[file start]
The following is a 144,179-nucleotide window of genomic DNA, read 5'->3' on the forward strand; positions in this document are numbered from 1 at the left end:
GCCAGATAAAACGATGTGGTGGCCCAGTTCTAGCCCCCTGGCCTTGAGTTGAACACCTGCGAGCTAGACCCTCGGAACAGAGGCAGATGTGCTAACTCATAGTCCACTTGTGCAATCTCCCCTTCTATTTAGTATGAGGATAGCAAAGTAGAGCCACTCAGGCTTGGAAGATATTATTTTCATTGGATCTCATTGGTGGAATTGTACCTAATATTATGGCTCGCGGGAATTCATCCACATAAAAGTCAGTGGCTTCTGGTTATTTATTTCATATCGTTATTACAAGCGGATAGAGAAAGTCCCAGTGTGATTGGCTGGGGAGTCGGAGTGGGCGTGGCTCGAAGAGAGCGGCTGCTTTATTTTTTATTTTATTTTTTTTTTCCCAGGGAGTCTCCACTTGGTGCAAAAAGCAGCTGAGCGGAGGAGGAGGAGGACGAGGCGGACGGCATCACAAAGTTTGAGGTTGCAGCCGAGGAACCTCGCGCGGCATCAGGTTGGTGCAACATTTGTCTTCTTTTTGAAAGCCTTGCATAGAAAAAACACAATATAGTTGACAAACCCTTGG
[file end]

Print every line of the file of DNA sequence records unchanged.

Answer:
The following is a 144,179-nucleotide window of genomic DNA, read 5'->3' on the forward strand; positions in this document are numbered from 1 at the left end:
GCCAGATAAAACGATGTGGTGGCCCAGTTCTAGCCCCCTGGCCTTGAGTTGAACACCTGCGAGCTAGACCCTCGGAACAGAGGCAGATGTGCTAACTCATAGTCCACTTGTGCAATCTCCCCTTCTATTTAGTATGAGGATAGCAAAGTAGAGCCACTCAGGCTTGGAAGATATTATTTTCATTGGATCTCATTGGTGGAATTGTACCTAATATTATGGCTCGCGGGAATTCATCCACATAAAAGTCAGTGGCTTCTGGTTATTTATTTCATATCGTTATTACAAGCGGATAGAGAAAGTCCCAGTGTGATTGGCTGGGGAGTCGGAGTGGGCGTGGCTCGAAGAGAGCGGCTGCTTTATTTTTTATTTTATTTTTTTTTTCCCAGGGAGTCTCCACTTGGTGCAAAAAGCAGCTGAGCGGAGGAGGAGGAGGACGAGGCGGACGGCATCACAAAGTTTGAGGTTGCAGCCGAGGAACCTCGCGCGGCATCAGGTTGGTGCAACATTTGTCTTCTTTTTGAAAGCCTTGCATAGAAAAAACACAATATAGTTGACAAACCCTTGG